Wednesday, September 22, 2010

Crossing State Lines

I decided to make another big change to the Medical Savings and Loan.

The Medical Savings and Loan does not currently exist. However, I decide that, from the get-go, the program can be sold across state lines and will be accepted anywhere physicians are permitted to take cash payments for care.

I believe quite strongly that health care resources should be owned and controlled locally. I don't see any advantage to selling the product across state lines.

I decided to make the leap from a local to a nationwide product to emphasize the difference between self-funded and risk-pool funded health care.

With self-funded care, people saving their money and spend it where they like. With insurance pools, people place their health care resources into an enormous pool, then place legal claims against the pool.

As insurance is driven by legal claims, the buyer must be in the same jurisdiction as the pool.

A Medical Savings and Loan consists of three primary components. These are:

  • Savings Accounts
  • Lending Accounts
  • and grants.

A person should be allowed to keep a savings account in the bank of their choosing, even if it is in a different state.

As for lending, groups with money to lend should be able to lend that money wherever they please.

The same is true with the grants. If a person or group has money to give away, then they should be able to grant that money as they see fit.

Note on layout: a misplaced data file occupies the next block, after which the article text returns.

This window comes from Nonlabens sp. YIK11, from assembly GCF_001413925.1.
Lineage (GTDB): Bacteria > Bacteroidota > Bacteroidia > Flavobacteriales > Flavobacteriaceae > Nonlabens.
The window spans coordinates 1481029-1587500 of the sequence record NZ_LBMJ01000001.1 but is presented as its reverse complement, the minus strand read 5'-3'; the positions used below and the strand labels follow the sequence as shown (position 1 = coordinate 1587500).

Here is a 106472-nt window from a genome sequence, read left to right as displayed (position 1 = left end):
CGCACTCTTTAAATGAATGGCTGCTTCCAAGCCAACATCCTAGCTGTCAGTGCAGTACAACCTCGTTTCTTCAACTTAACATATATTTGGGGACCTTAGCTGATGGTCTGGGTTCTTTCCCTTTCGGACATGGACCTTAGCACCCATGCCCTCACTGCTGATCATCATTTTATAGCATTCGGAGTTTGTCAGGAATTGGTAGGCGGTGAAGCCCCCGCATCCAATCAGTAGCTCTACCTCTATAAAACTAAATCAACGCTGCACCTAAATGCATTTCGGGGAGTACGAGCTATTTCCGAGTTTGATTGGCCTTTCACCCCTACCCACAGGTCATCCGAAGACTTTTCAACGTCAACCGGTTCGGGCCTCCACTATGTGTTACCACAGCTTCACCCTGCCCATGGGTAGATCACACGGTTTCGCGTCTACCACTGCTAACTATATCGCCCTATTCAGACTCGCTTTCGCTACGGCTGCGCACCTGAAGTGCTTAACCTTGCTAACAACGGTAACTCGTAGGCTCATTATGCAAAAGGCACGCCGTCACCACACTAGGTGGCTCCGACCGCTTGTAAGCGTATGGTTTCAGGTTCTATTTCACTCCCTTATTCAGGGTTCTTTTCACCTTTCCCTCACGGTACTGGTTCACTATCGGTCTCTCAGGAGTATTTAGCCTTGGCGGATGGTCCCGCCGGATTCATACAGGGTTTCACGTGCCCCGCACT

It is very likely that grants and loans will be highly targeted and available only within a given state. There may even be types of loans and grants that are regulated by the state. A good analogy is scholarships. Some scholarships work for all schools, others only work for in state schools.

Certain employees of the medical savings and loan may be regulated by the state. For example, the Health Care Advocates are essentially financial advisors. States tend to regulate financials advisors. Doctors tend to be highly regulated as well.

I am not sure how a doctor could do surgery with the doctor and patient in different location. Simple things like taking a pulse require people to be in the same general area.

Despite there is great advantage in buying care locally and that certain aspects of the program will be regulated locally, I feel comfortable declaring that Medical Savings and Loan a universal concept that can exist beyond state borders.

The difference between the medical savings and loan and insurance is that insurance is one massive legal construct that tries to be the end all of health care for a large group of people. With the insurance paradigm, every single transaction is a legal claim against a legal structure. As people become 100% dependent on a single point of failure, that point of failure requires substantial regulation.

The Medical Savings and Loan, on the other hand, is a collection of financial tools designed to help people self-fund their care. Just as people should diversify their retirement savings, the Medical Savings and Loan benefits from the involvement of many actors.

The biggest difference between the MS&L and insurance is that every insurance transaction is a legal claim. With the MS&L people negotiate with doctors and pay cash for service.

Hopefully, I will someday find entrepreneurs interested in starting an MS&L. I would love to see a Medical Savings and Loan a viable alternative to insurance. Since the program benefits from diversity, I will promise to actively seek to create a program with components that span state borders just to rub noses in the difference between self-funded and pooled health care.

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